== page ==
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Jekyll and Hyde | Dundee Rep Theatre (Original Online)

Presenting a far more faithful adaptation to the source material than more well-known stage versions of the Robert Louis Stevenson classic, award-winning writer Gary McNair keeps the book’s main protagonist Utterson as the central figure. With the eponymous dual persona antihero presented as he was originally, as a fearsome legendary figure, humanised only by the musings of his close friend providing the narration of the tale.

Scottish actor Forbes Masson acts as the sole performer, taking us on a thrilling, at times humorous journey (not to be expected from this story) that lasts barely longer than an hour. He has the audiences gripped from his first, chilling lines to this multi-layered monologue. And although not every detail is able to be conveyed in such a brief timespan, we still feel like we gain a complete narrative, and the pacing doesn’t in any way feel frantic, nor does it drag or grind to a halt. The silences and moments of contemplation feel, if anything, like they add to the drama and intensity.

Lighting designer Richard Howell deserves a great deal of praise for some rather original set work, the use of minimal neon lights, and the accentuation of the darkness is actually quite brilliant, letting the narrative speak for itself, whilst simultaneously giving some weight to the more intense moments. That combined with Hammarton’s eerie, atmospheric music and sound design, as well as Michael Fentiman’s stunning direction, and we are presented with something really rather clever and innovative, which doesn’t try and distract from the performance, instead acting as more than ample support for the storytelling.

It can be difficult to keep an audience gripped throughout in a one-person play, however such is the worldwide appeal and familiarity of the tale of Jekyll & Hyde, paired with McNair’s adaptation, and led masterfully by Masson in a tour de force performance, that we never feel like the narrative plods or dithers in any way. And how wonderful to see the climax as it was intended, we as an audience, by this point, know that (spoiler alert) the two titular characters form two parts of the same man, yet the way in which the material is delivered makes us feel that we are experiencing it for the first time, providing us with a perspective that may well only be familiar to those who have read the book. 

⭐️⭐️⭐️⭐️ - James Tradgett (he/him)

Dr Jekyll and Mr Hyde are well established in theatrical canon, with more than 120 stage and film adaptations of Robert Louis Stevenson’s classic novella since its publication in 1886. But this new imagining, filmed at Dundee Rep Theatre and presented online by commissioners Original Theatre, proves that there is always room for a new twist on an old classic.

Gary McNair’s adaptation, Jekyll & Hyde, strips Robert Louis Stevenson’s classic novella back to its Gothic roots, with the simplicity of the staging allowing audiences to focus on the language, the acting, and the terror that letting your imagination run wild can bring.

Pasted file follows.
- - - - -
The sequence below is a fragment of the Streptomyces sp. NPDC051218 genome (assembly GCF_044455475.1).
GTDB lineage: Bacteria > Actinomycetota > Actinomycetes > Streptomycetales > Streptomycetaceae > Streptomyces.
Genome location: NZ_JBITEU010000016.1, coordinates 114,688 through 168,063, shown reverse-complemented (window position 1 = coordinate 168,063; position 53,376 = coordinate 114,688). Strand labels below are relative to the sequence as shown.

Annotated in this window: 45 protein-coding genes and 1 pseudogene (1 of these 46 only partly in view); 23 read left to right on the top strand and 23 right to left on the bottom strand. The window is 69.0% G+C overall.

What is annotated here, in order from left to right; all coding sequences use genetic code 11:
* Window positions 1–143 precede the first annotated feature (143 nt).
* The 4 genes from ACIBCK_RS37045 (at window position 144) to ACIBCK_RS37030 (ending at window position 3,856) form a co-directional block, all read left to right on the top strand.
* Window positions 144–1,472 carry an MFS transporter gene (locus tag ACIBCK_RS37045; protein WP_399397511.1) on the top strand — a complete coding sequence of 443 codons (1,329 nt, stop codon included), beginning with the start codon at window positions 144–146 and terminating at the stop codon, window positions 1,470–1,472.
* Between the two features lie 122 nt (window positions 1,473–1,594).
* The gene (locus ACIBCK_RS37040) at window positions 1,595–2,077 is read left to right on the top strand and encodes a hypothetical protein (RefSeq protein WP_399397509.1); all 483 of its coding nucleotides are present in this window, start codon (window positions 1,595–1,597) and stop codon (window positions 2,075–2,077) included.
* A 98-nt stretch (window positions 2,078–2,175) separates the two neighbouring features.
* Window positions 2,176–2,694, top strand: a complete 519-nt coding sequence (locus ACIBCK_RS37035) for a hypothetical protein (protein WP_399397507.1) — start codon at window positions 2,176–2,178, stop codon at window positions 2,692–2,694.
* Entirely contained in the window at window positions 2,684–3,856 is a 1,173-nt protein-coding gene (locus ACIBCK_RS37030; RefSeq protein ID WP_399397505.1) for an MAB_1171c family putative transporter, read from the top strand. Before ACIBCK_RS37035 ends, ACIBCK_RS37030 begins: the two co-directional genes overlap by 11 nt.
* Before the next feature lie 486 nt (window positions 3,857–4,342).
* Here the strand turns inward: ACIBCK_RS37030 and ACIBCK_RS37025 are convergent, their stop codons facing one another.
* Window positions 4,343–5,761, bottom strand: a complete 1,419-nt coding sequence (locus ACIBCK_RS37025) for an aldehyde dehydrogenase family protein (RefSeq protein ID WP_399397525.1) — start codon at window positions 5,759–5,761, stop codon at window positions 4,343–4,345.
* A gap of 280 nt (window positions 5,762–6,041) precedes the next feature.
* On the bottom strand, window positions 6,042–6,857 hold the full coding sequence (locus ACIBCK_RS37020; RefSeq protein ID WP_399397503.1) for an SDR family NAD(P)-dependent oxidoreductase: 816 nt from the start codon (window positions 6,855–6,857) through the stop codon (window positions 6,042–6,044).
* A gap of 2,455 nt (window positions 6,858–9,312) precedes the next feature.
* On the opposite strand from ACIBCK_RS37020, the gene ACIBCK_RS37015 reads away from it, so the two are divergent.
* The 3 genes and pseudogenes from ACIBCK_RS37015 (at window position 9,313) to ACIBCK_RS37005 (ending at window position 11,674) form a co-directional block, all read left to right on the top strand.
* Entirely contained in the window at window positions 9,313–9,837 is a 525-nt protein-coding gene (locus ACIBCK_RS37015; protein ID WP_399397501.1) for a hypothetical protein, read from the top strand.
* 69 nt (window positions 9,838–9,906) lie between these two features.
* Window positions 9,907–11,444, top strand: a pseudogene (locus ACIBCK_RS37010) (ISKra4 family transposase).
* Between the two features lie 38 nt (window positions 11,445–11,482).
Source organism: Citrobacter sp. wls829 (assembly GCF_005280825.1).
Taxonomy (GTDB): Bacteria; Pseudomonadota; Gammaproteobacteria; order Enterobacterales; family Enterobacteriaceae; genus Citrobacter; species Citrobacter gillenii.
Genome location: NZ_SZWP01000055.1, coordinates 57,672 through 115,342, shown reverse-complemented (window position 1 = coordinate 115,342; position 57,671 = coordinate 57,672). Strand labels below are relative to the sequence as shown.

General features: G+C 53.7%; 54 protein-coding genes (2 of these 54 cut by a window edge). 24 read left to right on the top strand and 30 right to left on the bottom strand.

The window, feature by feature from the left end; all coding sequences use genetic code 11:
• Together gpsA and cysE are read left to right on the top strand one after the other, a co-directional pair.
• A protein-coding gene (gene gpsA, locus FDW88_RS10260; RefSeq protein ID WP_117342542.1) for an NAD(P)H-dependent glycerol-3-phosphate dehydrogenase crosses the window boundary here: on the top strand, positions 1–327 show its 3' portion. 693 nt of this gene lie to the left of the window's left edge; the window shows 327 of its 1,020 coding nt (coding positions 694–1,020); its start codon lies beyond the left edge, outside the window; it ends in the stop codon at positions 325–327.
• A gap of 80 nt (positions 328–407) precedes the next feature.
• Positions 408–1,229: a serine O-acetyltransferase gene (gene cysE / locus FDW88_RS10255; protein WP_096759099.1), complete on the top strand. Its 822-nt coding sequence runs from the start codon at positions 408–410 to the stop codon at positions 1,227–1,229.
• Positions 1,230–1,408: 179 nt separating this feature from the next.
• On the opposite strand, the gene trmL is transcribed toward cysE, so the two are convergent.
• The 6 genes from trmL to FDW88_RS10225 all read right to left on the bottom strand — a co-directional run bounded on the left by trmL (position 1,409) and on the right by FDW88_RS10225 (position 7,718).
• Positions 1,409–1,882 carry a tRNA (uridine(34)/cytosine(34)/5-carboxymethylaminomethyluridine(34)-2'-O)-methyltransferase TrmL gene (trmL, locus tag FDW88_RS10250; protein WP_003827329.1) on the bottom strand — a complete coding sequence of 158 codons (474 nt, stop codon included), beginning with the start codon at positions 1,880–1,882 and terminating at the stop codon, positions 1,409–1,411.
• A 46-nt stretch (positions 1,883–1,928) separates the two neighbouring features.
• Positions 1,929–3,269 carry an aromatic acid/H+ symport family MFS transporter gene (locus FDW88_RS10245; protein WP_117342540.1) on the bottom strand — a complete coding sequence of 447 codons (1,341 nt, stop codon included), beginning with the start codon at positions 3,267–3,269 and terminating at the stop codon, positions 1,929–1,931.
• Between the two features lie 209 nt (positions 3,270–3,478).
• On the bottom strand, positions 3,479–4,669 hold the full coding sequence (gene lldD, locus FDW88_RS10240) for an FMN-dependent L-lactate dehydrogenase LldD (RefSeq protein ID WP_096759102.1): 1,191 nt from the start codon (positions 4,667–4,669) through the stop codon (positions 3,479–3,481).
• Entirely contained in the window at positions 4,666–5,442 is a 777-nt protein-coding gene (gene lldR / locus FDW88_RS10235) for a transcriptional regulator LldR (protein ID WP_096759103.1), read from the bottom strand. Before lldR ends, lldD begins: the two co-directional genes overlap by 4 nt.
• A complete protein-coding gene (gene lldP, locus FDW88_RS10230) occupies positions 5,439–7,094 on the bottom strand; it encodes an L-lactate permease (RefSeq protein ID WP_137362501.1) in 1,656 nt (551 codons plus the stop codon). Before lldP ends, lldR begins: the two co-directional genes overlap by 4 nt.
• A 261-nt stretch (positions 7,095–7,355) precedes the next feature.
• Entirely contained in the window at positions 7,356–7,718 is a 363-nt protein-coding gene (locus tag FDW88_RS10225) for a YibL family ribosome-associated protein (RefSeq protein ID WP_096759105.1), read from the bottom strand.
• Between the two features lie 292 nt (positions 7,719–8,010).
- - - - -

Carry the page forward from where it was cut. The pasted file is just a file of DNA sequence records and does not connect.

In the play, lawyer Mr Utterson rapidly recounts the tale of his friend Dr Jekyll and his encounters with villain Mr Hyde, a character who is first introduced to the audience trampling a young girl to death in the street. Hyde has also convinced Jekyll to change his will in his favour, and so Utterson sets out to unravel the mystery, with chilling consequences.

Forbes Masson delivers a masterclass in acting in this one-person show, effortlessly transforming between the different characters with minimal change in costume or setting. He commands the stage for the full 70 minutes, ramping up the tension while also leaning fully into the comic moments in McNair’s script.

The bare-bones set is perfectly suited to a filmed production, as the focus is entirely on Masson. Lighting and sound design, from Richard Howell and Richard Hammarton respectively, work perfectly in unison to enhance the eerie atmosphere, with the glowing outline of a door appearing with a quiet surge of sound to announce Mr Hyde’s presence. 

Film direction and cinematography from Tristan McShepherd is masterful, with plenty of close-ups on Masson’s face to draw you fully into the narration and provide the promised “better-than-front-row seats”, but also swings out or away at crucial moments to emphasise turning points and ramp up the tension. In a dramatic scene close to the end the camera follows Masson around the stage, lending a new dimension to the production. 

So grab your popcorn and find a pillow to hide behind, because Jekyll & Hyde brings Gothic chills and phenomenal acting to your very own living room. Jekyll & Hyde is available to rent from Original Online’s digital theatre library, either as a single title or as part of a membership. For more information follow the link here.

⭐️⭐️⭐️⭐️ - Julie Fisher (she/her)

AD | photography by Mihaela Bodlovic


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